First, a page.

Under the Radar News 12.23.10

Posted on Wednesday, December 22, 2010 by Ian Easton

A weekly compilation of underreported events in Asia

• India and Russia pledged 30 billion dollars to co-develop a 5th generation stealth fighter during Russian President Dmitry Medvedev’s state visit to India. The visit also produced an ambitious oil and gas deal, but failed to seal a commercial pact for nuclear reactors.

• Pakistan test fired a medium range ballistic missile, the Ghauri Hatf 5, capable of carrying both nuclear and conventional warhead up to 1,300km. The missile is named after Afghan Muslim conquerors.

• Taiwan’s state-run National Nano-Device Laboratories scientists announced a breakthrough in advanced microchip technology, producing a 9 nanometer circuit. A chip using the new memory technology would have 20 times the storage capacity of chips currently on the market, and use 200 times less electricity to run.

• The U.S. expressed serious concern that China and Taiwan have yet to submit the ECFA bi-lateral trade deal inked in June to international observers. WTO regulations require members to report such agreements before they can take effect.

• It was revealed that New Zealand defense officials have been warning the U.S. that China’s military is fueling instability in the South Pacific. Likewise, New Zealand diplomats warned that China is on “rapacious quest” for natural resources, undermining good governance in the region.

South Korea-China relations at “an all-time low” this week due to the combination of Beijing’s continued support for North Korea and an incident in the Yellow Sea in which an illegal Chinese fishing boat rammed a South Korean coast guard vessel and sunk. Beijing demanded Seoul pay for the damage and punish the coast guard officers.

• Japan Airlines (JAL) unveiled a bamboo wheelchair that doesn’t set off metal detectors, saving passengers time and intrusive security checks.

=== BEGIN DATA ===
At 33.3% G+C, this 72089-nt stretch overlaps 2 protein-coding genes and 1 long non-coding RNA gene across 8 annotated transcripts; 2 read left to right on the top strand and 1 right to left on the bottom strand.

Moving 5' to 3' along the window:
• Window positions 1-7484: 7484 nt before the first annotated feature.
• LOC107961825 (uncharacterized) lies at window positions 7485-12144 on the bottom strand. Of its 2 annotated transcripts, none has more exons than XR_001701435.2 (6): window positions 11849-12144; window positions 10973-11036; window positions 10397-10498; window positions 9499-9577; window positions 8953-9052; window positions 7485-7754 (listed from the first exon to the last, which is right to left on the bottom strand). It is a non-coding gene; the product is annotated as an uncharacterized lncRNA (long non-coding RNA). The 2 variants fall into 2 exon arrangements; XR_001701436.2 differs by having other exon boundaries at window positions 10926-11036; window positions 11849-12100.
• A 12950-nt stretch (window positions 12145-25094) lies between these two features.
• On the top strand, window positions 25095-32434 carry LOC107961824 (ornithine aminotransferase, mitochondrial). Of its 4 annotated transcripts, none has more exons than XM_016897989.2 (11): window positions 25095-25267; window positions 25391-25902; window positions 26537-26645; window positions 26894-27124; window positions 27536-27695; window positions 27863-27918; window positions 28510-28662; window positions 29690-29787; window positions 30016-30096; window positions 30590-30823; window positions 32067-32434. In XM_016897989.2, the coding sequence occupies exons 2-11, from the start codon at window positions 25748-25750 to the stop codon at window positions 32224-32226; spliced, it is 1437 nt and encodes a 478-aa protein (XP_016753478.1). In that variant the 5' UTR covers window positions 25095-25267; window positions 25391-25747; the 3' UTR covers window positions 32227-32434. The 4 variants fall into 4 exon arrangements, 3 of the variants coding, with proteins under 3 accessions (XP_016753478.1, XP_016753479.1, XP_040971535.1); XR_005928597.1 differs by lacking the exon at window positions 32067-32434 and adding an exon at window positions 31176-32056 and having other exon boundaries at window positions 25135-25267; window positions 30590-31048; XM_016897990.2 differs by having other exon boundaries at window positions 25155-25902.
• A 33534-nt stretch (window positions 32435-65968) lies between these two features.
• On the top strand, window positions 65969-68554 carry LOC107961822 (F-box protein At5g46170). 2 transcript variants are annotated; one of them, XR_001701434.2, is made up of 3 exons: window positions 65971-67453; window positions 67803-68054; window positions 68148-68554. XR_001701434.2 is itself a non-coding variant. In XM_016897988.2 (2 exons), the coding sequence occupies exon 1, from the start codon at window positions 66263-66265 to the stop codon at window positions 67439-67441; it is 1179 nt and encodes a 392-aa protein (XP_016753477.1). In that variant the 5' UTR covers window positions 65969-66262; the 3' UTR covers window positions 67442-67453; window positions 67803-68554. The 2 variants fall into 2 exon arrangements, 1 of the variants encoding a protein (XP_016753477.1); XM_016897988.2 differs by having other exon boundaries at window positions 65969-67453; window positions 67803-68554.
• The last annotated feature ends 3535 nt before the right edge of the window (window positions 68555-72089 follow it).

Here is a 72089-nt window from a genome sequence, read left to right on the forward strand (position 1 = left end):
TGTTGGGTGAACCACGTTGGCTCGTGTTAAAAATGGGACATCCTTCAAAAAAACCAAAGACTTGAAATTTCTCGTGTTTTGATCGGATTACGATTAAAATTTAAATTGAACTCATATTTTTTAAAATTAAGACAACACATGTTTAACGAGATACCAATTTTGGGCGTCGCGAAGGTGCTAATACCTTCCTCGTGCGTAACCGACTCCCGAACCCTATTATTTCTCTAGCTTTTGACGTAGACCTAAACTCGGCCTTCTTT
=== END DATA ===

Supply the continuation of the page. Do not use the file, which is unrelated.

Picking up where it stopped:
• In a controversial move, Philippine President Aquino granted amnesty to 400 mutinous soldiers that staged three coup attempts against former president Gloria in 2003, 2006 and 2007, respectively.

• Eight Chinese suspects are given short prison sentences for selling over 530 fake rabies vaccines in China leading to the death of a ten year-old boy.

• China opened an ambitious high-speed rail line between the Three Gorges Dam in Yichang, and mega city Chongqing, marking the country’s most expensive rail project per kilometer to date. As part of the project some 50,000 workers dug 159 tunnels and built 253 bridges.

• Reporters Without Borders, a rights group, called for Beijing to investigate the near lethal beating of an investigative journalist, now brain-dead, who was doing research for a politically charged story in Xinjiang. The official Xinhua news agency sought to place the blame for the beating on the journalist.

• In a surprise move, North Korea threatened South Korea with a nuclear "sacred war" just days after making conciliatory gestures, suggesting that tensions on the Korean Peninsula are far from over. This is due, in no small part, to the ongoing leadership transition underway in Pyongyang.

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